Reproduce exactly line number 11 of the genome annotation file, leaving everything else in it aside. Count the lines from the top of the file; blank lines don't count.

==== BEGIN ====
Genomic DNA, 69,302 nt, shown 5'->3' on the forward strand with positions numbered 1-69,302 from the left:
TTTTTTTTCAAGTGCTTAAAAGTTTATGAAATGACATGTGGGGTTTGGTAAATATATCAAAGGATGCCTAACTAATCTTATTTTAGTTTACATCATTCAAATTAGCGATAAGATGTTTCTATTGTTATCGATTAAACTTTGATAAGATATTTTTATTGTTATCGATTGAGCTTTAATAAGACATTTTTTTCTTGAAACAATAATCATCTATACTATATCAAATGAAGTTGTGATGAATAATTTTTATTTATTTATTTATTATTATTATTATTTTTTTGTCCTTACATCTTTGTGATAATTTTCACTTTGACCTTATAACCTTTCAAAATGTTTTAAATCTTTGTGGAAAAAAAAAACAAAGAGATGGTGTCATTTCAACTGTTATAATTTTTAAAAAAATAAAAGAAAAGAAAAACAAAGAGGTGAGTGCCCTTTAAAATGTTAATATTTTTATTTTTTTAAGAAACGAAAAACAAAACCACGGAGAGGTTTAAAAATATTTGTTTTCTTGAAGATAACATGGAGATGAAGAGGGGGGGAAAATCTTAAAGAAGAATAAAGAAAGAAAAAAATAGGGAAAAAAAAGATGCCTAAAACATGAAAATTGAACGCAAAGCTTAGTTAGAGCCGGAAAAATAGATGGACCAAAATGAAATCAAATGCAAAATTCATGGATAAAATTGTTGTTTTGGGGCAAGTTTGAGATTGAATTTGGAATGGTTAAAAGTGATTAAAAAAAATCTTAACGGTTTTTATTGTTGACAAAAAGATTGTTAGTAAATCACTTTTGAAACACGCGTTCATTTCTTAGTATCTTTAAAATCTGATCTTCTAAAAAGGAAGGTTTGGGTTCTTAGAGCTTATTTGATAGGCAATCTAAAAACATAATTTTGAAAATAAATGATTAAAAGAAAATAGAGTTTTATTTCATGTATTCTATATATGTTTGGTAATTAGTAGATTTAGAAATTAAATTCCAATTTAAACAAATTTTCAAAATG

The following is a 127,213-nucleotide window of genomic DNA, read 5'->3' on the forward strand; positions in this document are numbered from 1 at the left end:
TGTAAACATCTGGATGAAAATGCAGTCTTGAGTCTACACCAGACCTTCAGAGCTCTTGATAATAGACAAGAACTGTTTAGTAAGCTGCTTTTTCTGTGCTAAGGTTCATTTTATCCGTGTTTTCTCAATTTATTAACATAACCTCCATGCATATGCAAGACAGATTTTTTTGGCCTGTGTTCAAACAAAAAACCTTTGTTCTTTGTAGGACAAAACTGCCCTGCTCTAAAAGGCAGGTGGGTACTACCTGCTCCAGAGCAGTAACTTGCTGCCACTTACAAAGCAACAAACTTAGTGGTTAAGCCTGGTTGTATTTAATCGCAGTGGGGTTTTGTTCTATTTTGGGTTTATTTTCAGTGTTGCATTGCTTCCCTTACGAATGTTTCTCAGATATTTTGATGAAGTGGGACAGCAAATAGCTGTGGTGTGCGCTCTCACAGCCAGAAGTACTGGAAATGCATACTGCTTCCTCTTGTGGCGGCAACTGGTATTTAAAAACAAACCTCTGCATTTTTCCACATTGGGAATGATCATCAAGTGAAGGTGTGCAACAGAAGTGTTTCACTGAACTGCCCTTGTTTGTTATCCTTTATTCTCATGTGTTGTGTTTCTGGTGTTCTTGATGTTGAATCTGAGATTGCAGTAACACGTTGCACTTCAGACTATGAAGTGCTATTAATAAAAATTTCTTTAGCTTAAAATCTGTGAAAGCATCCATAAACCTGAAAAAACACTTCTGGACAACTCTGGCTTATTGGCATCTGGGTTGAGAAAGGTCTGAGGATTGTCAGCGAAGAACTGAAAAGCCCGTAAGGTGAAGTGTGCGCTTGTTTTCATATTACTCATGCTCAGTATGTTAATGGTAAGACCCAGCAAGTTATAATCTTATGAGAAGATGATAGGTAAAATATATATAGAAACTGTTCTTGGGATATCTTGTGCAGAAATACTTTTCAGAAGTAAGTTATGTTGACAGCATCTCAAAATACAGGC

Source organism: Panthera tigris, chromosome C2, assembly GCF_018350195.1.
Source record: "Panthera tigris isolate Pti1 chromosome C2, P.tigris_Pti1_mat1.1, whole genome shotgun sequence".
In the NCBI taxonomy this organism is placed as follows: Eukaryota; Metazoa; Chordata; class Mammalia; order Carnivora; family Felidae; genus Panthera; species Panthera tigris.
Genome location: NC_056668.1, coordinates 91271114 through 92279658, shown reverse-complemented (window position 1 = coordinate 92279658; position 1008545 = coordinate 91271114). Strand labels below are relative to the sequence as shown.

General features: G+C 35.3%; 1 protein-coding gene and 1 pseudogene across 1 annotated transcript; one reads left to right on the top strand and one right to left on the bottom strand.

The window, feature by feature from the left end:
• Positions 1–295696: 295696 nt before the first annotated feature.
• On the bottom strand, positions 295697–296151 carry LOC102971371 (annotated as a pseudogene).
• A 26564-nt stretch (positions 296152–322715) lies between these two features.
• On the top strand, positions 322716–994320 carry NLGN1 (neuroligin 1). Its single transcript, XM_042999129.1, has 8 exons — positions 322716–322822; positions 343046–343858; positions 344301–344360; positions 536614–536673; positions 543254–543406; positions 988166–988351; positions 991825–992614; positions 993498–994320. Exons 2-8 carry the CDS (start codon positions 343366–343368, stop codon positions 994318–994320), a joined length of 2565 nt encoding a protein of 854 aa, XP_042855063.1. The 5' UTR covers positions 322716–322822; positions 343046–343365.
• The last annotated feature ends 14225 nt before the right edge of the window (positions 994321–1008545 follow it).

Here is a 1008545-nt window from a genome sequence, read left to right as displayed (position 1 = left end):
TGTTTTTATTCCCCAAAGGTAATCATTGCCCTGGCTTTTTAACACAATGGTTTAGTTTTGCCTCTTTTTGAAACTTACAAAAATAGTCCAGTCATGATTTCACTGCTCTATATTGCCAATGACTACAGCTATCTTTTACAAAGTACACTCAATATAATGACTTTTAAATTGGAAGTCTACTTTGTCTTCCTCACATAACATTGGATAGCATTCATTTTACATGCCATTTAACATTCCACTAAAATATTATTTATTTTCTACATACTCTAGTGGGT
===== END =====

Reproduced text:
• Positions 1–295696: 295696 nt before the first annotated feature.